Thursday, October 20, 2011

A close reading of the Fullerton Union High school Alma Mater song.

The following is an excerpt from a work-in-progress called The Town I Live In.

This is the Fullerton Union High Shool Alma Mater song, written in 1912 by Lilah Esmay:

We are proud of all thy prowess, Fullerton,
And we thy colors bravely bear;
We will be thy loyal subjects ever.
Joy and grief we alike will with thee share.

Oh, F.H.S., they name we love,
And ever staunch and true you’ll find us;
We’ll stand by thee, through all eternity—
Thy red and white so true.

We have watched thy progress ever
With hearts so full of love for thee;
We rejoice that in the years before you
Thy future ever brighter still we see.

Men of F.H.S., now grasp your standard—
Ne’er let the glorious emblem fall,
For our red and white must win the conflict
For the honor of the school so dear to all.


I majored in English in college, and a fairly common practice in literature courses is something called a “close reading.” This is where you analyze a poem or a piece of prose by looking very carefully at each line, to understand its meaning, or meanings.

When I was a student at Fullerton Union High School, (1995-1998), the Alma Mater song was painted in large letters on the interior wall of the basketball gym. I never paid much attention to it at basketball games, except to notice that it made little sense to me.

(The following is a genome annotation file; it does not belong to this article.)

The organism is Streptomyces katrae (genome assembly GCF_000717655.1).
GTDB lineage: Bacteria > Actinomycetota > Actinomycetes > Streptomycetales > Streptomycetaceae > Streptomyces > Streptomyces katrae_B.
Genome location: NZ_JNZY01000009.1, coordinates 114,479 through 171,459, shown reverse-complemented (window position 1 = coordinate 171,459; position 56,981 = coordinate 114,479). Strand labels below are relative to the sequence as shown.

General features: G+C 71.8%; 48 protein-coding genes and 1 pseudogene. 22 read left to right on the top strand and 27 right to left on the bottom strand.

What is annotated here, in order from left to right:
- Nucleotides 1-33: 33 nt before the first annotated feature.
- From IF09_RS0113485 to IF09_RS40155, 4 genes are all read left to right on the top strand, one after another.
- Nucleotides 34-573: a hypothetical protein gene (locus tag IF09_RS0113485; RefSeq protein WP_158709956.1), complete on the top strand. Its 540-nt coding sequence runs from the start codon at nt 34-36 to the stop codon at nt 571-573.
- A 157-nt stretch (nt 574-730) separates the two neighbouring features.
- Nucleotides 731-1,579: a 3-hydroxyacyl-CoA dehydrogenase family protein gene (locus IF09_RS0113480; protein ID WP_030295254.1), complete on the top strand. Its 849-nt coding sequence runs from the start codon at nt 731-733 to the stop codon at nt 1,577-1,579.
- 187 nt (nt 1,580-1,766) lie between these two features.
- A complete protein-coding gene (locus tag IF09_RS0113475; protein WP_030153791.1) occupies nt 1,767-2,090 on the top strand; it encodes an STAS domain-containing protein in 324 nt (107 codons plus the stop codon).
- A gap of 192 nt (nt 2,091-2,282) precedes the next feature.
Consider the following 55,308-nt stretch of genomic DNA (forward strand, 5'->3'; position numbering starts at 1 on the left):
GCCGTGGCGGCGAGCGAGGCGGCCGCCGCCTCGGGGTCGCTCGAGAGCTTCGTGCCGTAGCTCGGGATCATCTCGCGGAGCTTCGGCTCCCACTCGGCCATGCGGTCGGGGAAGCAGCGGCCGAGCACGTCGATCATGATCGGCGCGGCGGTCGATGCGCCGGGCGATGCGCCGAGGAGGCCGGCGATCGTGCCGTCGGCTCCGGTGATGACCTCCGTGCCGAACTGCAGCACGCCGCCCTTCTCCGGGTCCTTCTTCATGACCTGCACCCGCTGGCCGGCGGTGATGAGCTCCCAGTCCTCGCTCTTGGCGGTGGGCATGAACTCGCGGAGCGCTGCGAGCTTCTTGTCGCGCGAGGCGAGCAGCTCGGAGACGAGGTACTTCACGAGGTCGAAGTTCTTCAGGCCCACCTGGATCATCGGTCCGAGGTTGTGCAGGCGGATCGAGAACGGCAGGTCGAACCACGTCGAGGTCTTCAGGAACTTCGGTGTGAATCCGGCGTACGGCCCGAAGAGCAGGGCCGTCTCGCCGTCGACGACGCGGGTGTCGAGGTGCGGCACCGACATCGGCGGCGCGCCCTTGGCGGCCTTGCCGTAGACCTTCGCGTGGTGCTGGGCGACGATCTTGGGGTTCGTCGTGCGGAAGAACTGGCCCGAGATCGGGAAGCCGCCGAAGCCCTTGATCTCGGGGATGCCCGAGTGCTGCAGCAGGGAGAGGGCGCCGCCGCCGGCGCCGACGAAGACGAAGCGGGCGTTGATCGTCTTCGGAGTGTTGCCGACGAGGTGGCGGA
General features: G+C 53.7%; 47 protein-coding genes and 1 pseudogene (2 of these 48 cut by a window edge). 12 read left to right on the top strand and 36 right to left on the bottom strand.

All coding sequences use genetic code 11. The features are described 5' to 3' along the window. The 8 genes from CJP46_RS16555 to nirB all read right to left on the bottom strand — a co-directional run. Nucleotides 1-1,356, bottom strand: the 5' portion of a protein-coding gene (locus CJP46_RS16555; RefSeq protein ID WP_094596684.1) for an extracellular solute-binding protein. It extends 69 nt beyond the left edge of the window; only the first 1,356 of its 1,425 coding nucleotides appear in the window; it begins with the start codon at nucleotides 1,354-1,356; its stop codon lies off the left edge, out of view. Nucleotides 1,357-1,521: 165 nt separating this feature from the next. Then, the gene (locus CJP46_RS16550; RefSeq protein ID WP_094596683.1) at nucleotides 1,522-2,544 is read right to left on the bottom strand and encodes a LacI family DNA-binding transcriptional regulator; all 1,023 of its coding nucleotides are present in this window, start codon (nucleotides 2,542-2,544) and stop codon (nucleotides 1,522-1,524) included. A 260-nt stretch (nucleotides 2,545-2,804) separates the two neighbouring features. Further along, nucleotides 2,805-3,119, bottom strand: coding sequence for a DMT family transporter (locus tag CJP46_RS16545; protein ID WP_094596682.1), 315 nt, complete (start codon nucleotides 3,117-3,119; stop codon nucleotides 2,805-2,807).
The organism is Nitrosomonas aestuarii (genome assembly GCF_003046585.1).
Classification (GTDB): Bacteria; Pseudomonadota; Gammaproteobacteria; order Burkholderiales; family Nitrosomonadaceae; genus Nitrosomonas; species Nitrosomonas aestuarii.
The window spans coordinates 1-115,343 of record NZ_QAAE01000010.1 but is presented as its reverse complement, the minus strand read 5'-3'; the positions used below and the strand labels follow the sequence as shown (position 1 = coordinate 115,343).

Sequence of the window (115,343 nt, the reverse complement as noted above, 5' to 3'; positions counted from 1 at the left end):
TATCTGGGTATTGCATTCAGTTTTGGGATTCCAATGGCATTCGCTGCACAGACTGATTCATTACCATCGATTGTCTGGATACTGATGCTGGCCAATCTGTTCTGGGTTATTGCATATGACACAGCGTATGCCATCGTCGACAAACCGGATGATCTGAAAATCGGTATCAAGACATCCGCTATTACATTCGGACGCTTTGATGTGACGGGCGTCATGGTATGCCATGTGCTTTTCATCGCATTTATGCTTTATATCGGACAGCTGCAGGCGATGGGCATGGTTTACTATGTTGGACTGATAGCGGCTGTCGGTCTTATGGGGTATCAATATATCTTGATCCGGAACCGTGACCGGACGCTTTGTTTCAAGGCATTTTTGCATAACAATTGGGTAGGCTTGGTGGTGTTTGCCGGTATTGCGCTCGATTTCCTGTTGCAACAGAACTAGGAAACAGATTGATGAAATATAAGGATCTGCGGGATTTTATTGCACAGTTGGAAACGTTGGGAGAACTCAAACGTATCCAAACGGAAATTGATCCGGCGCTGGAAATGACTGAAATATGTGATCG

I have decided, as an adult English teacher with a Master’s degree in English, to attempt a close reading of Fullerton Union High School’s Alma Mater song, which was written in 1912 by Lilah Esmay. I will include my commentary after each line:

We are proud of all thy prowess, Fullerton.

Fullerton here is personified as a person capable of doing great deeds of strength (prowess). This is an awkward personification, because Fullerton is an institution, incapable of direct action.

And we thy colors bravely bear.

One wonders how much, if any, courage is required to wear particular colors. This could also be a reference to a flag, as the “color guard” in ROTC would very ceremoniously carry around the American flag. However, FUHS never had a flag that I was aware of. The word “bravely” is ironic, as it could reference the school mascot, the Indian (or “brave”). Later references to color in the song will hi-light ambiguous racial conflict.